Film Help with my B&W processing

LongHairedDavid

New Member
I have a nice Canon EOS650 fitted with a 35 -80mm zoom. It takes really nice images. I do the processing myself and then scan them at 4800dpi using my Canon 3000f flatbed scanner.

I have just processed two rolls of film and are very disappointed. This one of my previous images take a few weeks ago.
26.jpg
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. In Photoshop, this is the Levels view.
levels old.jpg


OK, not great but not bad.
I took a roll on Saturday. This is a sample.
IMG_20220628_0019.jpg
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and this is the levels view.
19 levels.jpg


I know that I forgot to put the rinse aid in with the final wash but even so, how did the exposure get so wrong? My guess is that it must be my processing as the camera is working fine.
Can anyone shed any light?
David
 
Location
Oregon Coast
Name
Andrew
What film were you using? Some films have greater sensitivity to certain colors. For example Fomapan 100 is extra sensitive to blues, so the sky (and other cool highlights) gets somewhat blown out easily.

Also, cameras usually better for the center of the frame, so the second shot may have been one where the camera thought it needed a brighter exposure. B&W film scans should have a lot of latitude which just looks like white before editing, too. Can you bring those bright areas down? Scan in TIFF if possible, for more latitude. Generally there's something still in there.
 

Lawrence A.

Hall of Famer
Location
New Mexico
Name
Larry
I'd want to see the negative - or a contact sheet - before offering film processing advice. The picture of the boat looks like it just needs to be printed down overall. Are you sure your negative is blown out instead of the scanner not reading a perfectly good negative? I'd judge my film by looking at the film, not at a scan of the film. If after that you find highlights consistently blown, you might want either to adjust your development time downward, decrease your agitation, or both. In film ,the highlights contain most of the silver, so they keeping developing and are much more effected by development time, the mid-tones less so, and the shadows develop very quickly and then stop, as there isn't much silver there to develop. Also, if you shoot roll film in a variety of settings, processing for lower contrast will yield better overall results. The dictum of exposing for the shadows and developing for the highlights is great if you are shooting one subject. If your roll subjects are shot with widely different scene contrast, you are better off under-developing your film and making up the contrast later -- with higher grade paper or tweaking in Photoshop. So expose for the shadows, and then, for rolls with different scenes on them, pull a stop in processing.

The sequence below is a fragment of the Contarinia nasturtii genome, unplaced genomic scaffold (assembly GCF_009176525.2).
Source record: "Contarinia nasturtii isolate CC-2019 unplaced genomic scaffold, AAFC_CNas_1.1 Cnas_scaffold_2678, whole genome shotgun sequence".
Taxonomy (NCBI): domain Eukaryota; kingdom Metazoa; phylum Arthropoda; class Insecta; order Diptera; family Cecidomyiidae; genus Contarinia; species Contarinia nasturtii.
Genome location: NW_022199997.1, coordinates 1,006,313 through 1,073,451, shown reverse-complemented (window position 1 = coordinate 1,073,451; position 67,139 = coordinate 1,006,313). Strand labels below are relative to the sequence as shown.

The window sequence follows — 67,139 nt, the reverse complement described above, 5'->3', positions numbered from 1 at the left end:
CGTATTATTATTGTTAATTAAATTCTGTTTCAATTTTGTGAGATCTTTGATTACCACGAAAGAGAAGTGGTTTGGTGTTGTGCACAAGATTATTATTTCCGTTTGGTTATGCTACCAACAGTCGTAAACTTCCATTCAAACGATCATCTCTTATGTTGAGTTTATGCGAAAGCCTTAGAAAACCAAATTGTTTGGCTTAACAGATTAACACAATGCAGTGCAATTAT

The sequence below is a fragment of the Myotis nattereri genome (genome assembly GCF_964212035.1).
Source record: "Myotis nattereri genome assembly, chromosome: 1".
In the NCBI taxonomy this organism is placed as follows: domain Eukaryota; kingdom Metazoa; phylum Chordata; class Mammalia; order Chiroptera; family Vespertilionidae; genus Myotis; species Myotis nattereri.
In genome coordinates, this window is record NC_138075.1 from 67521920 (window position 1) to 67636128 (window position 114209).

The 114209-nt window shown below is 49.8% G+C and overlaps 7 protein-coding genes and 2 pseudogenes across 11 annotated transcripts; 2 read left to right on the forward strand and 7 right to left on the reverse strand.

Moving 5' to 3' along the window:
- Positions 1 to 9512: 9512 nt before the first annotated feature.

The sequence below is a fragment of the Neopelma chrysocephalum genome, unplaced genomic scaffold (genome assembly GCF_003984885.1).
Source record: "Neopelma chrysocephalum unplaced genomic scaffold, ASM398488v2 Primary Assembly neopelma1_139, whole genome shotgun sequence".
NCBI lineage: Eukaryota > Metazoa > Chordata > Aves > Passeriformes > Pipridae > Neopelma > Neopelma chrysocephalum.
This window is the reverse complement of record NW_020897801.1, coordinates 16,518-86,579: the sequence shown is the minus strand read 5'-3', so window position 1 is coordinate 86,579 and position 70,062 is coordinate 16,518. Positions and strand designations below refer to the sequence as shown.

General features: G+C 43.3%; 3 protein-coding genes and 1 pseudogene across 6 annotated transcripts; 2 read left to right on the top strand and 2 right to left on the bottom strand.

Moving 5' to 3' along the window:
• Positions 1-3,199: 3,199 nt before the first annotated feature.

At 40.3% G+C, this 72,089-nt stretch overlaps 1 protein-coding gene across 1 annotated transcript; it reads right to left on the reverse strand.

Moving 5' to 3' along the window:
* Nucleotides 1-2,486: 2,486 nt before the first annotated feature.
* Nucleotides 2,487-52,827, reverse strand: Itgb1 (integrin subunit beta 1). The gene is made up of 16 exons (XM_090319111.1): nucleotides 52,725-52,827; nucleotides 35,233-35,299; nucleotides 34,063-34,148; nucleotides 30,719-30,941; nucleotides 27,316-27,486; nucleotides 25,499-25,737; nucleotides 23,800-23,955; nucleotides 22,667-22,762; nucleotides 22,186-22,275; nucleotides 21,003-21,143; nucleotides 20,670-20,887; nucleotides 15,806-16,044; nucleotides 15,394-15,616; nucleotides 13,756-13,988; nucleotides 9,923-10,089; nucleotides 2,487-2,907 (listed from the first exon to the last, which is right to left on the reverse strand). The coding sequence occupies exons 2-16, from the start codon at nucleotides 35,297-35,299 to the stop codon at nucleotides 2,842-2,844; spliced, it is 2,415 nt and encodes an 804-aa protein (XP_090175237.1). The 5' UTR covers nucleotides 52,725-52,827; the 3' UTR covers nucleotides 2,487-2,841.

LongHairedDavid

New Member
Thinking it through, I think that that I did two things wrong - I didn't agitate enough and I kept it going for around 8 minutes. This is HP5 that I am using. Previously, I have agitated every minute and stopped at 7 30. The trouble is that I can recover it, sort of, but I lose a lot in the process. I can get there shadows a bit better but at a cost.
Thanks for your ideas. I will try another film. This is only the fifth roll that I have developed after some 47 years of doing this regularly so I am bound to make mistakes.
David
 

LongHairedDavid

New Member
What film were you using? Some films have greater sensitivity to certain colors. For example Fomapan 100 is extra sensitive to blues, so the sky (and other cool highlights) gets somewhat blown out easily.

Also, cameras usually better for the center of the frame, so the second shot may have been one where the camera thought it needed a brighter exposure. B&W film scans should have a lot of latitude which just looks like white before editing, too. Can you bring those bright areas down? Scan in TIFF if possible, for more latitude. Generally there's something still in there.
It is HP5. I scanned at 4800 as a JPEG. I will try as a tiff and see if there is any difference.
David
 

wee-pics

Legend
Location
Germany
Name
Walter
As the histogram shows you have possibly too broad a range. Try using Ansel Adam's zone system.
More in: The Practical Zone System for Film and Digital Photography. Classic Tool, Universal Applications by Chris Johnson.
 

fredlong

Just this guy
IF it was exposed correctly then it is overdeveloped or a bad scan. Do you pay attention to your developer temp? Higher temp develops faster.

Are the highlights on the film actually blocked up? If not you can change your scan settings for a better exposure.
 
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